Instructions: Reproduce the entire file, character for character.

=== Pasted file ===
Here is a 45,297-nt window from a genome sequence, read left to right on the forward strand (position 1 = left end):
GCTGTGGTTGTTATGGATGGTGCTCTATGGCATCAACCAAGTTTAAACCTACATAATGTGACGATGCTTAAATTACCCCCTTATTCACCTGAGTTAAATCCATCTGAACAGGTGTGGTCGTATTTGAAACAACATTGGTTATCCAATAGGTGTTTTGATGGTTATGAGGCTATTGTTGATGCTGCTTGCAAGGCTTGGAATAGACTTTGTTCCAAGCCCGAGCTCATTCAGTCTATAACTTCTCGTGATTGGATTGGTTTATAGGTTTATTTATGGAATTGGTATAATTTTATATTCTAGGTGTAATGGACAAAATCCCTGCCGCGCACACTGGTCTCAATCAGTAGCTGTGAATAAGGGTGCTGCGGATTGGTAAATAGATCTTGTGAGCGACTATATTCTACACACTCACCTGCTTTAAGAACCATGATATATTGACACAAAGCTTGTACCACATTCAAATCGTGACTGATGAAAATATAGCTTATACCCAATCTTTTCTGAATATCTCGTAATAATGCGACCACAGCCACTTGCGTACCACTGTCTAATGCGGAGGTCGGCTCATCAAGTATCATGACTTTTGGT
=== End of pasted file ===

Here is a 45,297-nt window from a genome sequence, read left to right on the forward strand (position 1 = left end):
GCTGTGGTTGTTATGGATGGTGCTCTATGGCATCAACCAAGTTTAAACCTACATAATGTGACGATGCTTAAATTACCCCCTTATTCACCTGAGTTAAATCCATCTGAACAGGTGTGGTCGTATTTGAAACAACATTGGTTATCCAATAGGTGTTTTGATGGTTATGAGGCTATTGTTGATGCTGCTTGCAAGGCTTGGAATAGACTTTGTTCCAAGCCCGAGCTCATTCAGTCTATAACTTCTCGTGATTGGATTGGTTTATAGGTTTATTTATGGAATTGGTATAATTTTATATTCTAGGTGTAATGGACAAAATCCCTGCCGCGCACACTGGTCTCAATCAGTAGCTGTGAATAAGGGTGCTGCGGATTGGTAAATAGATCTTGTGAGCGACTATATTCTACACACTCACCTGCTTTAAGAACCATGATATATTGACACAAAGCTTGTACCACATTCAAATCGTGACTGATGAAAATATAGCTTATACCCAATCTTTTCTGAATATCTCGTAATAATGCGACCACAGCCACTTGCGTACCACTGTCTAATGCGGAGGTCGGCTCATCAAGTATCATGACTTTTGGT